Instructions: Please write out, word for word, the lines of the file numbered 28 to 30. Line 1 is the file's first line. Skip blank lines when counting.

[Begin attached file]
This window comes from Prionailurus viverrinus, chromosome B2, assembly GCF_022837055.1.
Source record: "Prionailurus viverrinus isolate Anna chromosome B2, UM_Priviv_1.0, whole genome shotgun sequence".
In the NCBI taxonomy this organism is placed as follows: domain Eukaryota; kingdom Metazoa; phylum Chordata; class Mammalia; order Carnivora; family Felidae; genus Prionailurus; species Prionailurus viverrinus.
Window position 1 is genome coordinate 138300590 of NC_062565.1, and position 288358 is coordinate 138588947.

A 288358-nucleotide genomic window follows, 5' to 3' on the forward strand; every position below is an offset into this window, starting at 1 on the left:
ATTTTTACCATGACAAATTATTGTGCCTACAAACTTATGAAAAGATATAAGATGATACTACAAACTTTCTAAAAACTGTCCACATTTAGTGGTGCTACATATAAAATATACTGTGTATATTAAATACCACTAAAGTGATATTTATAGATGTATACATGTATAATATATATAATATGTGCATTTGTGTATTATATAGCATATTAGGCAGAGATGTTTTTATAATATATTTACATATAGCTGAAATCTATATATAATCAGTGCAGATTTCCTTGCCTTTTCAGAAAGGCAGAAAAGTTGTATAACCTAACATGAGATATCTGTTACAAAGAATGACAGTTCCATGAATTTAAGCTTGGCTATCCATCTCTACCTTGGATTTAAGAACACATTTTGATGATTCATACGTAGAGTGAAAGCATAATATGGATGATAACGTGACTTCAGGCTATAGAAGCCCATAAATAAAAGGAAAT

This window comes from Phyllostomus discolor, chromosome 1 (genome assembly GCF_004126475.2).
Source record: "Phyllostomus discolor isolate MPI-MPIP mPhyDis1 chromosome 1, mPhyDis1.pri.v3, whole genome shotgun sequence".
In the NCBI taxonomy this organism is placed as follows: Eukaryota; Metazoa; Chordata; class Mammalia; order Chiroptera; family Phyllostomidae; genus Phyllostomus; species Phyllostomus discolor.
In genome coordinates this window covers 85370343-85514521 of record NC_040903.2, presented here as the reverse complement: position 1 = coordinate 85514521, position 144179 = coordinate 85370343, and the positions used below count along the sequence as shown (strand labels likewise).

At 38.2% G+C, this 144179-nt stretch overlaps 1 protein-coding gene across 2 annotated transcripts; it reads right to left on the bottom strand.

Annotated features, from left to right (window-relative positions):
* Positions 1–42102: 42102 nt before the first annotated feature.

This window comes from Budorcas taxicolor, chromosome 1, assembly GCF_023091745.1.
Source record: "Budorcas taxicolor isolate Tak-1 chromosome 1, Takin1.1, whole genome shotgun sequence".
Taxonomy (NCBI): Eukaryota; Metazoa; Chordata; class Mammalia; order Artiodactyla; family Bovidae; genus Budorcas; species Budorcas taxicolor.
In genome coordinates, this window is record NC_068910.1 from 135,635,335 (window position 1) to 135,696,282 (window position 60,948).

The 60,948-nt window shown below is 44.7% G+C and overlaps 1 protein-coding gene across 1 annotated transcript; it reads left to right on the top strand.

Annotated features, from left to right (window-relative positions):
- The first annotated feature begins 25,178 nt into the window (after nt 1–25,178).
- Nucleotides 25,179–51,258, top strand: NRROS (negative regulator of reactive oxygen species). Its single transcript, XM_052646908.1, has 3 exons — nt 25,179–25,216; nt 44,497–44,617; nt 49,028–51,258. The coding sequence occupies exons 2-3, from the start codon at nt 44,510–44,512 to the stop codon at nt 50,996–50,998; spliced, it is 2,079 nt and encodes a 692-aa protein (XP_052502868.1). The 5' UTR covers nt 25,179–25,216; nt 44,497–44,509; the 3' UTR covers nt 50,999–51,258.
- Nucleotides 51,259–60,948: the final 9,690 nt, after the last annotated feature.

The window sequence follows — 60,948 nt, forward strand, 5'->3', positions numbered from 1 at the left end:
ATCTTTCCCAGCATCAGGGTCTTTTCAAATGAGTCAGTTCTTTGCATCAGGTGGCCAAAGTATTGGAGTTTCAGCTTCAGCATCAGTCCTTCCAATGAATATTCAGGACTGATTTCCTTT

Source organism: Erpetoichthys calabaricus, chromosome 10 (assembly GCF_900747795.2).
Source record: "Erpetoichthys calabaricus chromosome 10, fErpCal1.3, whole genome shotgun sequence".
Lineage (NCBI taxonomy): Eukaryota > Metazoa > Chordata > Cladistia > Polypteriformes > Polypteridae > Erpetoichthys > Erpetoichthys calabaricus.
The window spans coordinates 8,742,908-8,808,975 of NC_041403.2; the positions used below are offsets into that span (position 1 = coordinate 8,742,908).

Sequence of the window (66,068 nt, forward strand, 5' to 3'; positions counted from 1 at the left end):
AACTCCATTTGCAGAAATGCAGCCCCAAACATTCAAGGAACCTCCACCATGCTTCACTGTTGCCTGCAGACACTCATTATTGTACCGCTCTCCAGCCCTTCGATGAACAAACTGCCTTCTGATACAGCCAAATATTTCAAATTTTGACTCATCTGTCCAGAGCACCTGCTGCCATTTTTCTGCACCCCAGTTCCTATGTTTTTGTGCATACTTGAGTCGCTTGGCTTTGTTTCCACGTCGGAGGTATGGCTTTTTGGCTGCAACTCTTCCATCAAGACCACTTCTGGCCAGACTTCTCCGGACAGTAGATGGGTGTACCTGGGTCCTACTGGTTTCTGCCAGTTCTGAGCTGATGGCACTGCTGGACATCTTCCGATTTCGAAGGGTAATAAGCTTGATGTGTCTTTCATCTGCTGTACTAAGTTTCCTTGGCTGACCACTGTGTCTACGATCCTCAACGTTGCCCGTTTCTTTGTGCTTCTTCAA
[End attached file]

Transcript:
The window spans coordinates 8,742,908-8,808,975 of NC_041403.2; the positions used below are offsets into that span (position 1 = coordinate 8,742,908).

Sequence of the window (66,068 nt, forward strand, 5' to 3'; positions counted from 1 at the left end):
AACTCCATTTGCAGAAATGCAGCCCCAAACATTCAAGGAACCTCCACCATGCTTCACTGTTGCCTGCAGACACTCATTATTGTACCGCTCTCCAGCCCTTCGATGAACAAACTGCCTTCTGATACAGCCAAATATTTCAAATTTTGACTCATCTGTCCAGAGCACCTGCTGCCATTTTTCTGCACCCCAGTTCCTATGTTTTTGTGCATACTTGAGTCGCTTGGCTTTGTTTCCACGTCGGAGGTATGGCTTTTTGGCTGCAACTCTTCCATCAAGACCACTTCTGGCCAGACTTCTCCGGACAGTAGATGGGTGTACCTGGGTCCTACTGGTTTCTGCCAGTTCTGAGCTGATGGCACTGCTGGACATCTTCCGATTTCGAAGGGTAATAAGCTTGATGTGTCTTTCATCTGCTGTACTAAGTTTCCTTGGCTGACCACTGTGTCTACGATCCTCAACGTTGCCCGTTTCTTTGTGCTTCTTCAA